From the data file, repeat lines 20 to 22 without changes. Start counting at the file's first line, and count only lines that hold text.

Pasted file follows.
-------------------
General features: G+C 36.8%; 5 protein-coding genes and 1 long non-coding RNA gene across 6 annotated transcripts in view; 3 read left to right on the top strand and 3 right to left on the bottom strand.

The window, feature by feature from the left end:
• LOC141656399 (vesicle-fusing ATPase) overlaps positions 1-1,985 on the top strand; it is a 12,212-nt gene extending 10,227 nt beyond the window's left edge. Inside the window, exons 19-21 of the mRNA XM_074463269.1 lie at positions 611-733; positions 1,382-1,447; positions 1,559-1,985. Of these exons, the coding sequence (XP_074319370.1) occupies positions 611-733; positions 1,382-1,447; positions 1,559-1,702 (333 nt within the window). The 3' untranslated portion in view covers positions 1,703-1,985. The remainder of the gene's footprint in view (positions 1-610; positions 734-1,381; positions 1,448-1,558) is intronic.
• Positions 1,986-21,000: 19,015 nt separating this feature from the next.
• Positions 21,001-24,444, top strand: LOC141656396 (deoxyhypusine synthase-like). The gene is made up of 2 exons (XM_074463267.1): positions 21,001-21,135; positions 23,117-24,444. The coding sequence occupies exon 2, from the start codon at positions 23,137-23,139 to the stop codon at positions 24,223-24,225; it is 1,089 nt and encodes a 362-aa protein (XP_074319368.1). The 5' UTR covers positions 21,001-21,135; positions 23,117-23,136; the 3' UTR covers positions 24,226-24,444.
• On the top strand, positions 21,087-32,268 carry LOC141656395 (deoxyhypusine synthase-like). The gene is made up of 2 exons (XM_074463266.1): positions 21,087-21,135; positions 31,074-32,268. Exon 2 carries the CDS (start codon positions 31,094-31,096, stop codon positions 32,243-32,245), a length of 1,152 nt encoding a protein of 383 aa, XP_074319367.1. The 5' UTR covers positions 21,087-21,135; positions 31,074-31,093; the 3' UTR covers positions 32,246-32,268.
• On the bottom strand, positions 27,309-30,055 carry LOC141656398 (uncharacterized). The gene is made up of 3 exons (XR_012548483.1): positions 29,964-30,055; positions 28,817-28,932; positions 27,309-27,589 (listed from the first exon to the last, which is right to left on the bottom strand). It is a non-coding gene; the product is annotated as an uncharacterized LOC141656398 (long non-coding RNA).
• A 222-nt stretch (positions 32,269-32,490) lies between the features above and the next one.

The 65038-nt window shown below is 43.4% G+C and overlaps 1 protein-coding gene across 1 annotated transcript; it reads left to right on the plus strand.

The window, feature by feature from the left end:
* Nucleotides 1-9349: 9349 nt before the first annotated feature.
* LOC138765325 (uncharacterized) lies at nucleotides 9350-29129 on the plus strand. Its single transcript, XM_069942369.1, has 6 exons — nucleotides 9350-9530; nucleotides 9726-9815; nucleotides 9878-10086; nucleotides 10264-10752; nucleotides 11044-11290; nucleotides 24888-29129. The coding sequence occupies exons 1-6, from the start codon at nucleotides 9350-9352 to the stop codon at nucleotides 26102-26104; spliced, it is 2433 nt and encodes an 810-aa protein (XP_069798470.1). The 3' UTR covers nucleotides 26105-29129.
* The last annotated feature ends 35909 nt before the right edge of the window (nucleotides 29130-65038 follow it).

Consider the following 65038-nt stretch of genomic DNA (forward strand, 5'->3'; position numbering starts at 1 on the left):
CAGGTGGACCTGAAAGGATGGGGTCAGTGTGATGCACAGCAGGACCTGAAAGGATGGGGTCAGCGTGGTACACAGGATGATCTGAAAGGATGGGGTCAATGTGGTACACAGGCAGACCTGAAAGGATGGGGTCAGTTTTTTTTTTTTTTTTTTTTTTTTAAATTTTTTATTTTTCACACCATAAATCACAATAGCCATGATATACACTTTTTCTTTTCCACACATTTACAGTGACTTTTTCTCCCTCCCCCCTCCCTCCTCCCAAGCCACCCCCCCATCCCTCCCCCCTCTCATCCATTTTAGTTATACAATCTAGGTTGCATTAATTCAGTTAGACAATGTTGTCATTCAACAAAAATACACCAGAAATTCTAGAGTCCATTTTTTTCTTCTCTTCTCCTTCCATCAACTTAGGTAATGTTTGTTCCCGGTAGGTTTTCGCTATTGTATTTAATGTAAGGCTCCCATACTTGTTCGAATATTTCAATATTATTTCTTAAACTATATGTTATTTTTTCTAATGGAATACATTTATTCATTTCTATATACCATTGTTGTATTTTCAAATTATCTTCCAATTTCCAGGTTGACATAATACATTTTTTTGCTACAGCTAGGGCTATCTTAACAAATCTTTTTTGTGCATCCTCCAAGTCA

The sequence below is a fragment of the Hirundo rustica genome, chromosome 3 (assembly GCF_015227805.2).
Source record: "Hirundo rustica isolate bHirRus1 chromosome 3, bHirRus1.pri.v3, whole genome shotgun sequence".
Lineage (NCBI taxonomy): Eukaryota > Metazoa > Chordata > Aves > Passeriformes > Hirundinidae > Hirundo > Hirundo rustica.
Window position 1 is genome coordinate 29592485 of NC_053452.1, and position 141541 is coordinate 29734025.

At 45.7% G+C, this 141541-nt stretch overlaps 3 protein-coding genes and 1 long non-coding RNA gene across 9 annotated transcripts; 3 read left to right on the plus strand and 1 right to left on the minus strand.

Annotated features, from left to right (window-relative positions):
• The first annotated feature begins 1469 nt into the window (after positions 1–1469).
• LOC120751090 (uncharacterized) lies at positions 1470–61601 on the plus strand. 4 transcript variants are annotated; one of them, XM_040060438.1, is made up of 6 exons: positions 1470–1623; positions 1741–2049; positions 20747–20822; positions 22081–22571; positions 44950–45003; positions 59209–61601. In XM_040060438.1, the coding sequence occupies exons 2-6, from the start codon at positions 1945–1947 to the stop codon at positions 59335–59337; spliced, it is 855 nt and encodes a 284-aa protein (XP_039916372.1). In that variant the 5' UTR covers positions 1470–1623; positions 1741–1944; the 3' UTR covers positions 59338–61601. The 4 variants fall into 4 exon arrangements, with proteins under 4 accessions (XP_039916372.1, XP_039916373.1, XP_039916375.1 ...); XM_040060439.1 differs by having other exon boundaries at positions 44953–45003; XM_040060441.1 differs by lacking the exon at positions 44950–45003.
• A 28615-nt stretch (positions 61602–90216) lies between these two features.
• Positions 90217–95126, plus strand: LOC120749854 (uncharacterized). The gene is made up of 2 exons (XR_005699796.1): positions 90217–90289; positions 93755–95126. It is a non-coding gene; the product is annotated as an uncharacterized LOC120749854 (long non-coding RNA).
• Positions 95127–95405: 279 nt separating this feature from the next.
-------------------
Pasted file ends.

At 45.7% G+C, this 141541-nt stretch overlaps 3 protein-coding genes and 1 long non-coding RNA gene across 9 annotated transcripts; 3 read left to right on the plus strand and 1 right to left on the minus strand.

Annotated features, from left to right (window-relative positions):
• The first annotated feature begins 1469 nt into the window (after positions 1–1469).